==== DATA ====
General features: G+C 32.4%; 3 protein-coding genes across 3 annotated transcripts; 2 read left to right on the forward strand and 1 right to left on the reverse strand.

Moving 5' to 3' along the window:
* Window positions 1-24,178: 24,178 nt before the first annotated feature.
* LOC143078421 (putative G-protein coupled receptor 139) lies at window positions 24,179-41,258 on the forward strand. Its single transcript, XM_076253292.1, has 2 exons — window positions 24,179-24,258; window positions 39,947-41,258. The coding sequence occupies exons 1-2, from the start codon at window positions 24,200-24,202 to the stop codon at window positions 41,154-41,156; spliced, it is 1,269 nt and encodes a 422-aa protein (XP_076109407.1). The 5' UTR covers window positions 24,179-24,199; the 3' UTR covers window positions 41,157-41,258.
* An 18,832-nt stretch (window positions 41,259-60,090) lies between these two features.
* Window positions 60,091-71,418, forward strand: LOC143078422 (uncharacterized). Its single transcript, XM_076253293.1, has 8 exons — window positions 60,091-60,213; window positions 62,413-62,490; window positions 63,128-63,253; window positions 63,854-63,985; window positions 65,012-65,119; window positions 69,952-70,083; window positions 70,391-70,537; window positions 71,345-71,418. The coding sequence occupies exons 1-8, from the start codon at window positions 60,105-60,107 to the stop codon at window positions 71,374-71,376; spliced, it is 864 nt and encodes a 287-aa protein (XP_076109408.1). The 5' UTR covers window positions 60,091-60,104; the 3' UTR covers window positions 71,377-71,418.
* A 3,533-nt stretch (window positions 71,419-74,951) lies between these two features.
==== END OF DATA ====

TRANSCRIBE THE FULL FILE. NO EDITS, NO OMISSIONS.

General features: G+C 32.4%; 3 protein-coding genes across 3 annotated transcripts; 2 read left to right on the forward strand and 1 right to left on the reverse strand.

Moving 5' to 3' along the window:
* Window positions 1-24,178: 24,178 nt before the first annotated feature.
* LOC143078421 (putative G-protein coupled receptor 139) lies at window positions 24,179-41,258 on the forward strand. Its single transcript, XM_076253292.1, has 2 exons — window positions 24,179-24,258; window positions 39,947-41,258. The coding sequence occupies exons 1-2, from the start codon at window positions 24,200-24,202 to the stop codon at window positions 41,154-41,156; spliced, it is 1,269 nt and encodes a 422-aa protein (XP_076109407.1). The 5' UTR covers window positions 24,179-24,199; the 3' UTR covers window positions 41,157-41,258.
* An 18,832-nt stretch (window positions 41,259-60,090) lies between these two features.
* Window positions 60,091-71,418, forward strand: LOC143078422 (uncharacterized). Its single transcript, XM_076253293.1, has 8 exons — window positions 60,091-60,213; window positions 62,413-62,490; window positions 63,128-63,253; window positions 63,854-63,985; window positions 65,012-65,119; window positions 69,952-70,083; window positions 70,391-70,537; window positions 71,345-71,418. The coding sequence occupies exons 1-8, from the start codon at window positions 60,105-60,107 to the stop codon at window positions 71,374-71,376; spliced, it is 864 nt and encodes a 287-aa protein (XP_076109408.1). The 5' UTR covers window positions 60,091-60,104; the 3' UTR covers window positions 71,377-71,418.
* A 3,533-nt stretch (window positions 71,419-74,951) lies between these two features.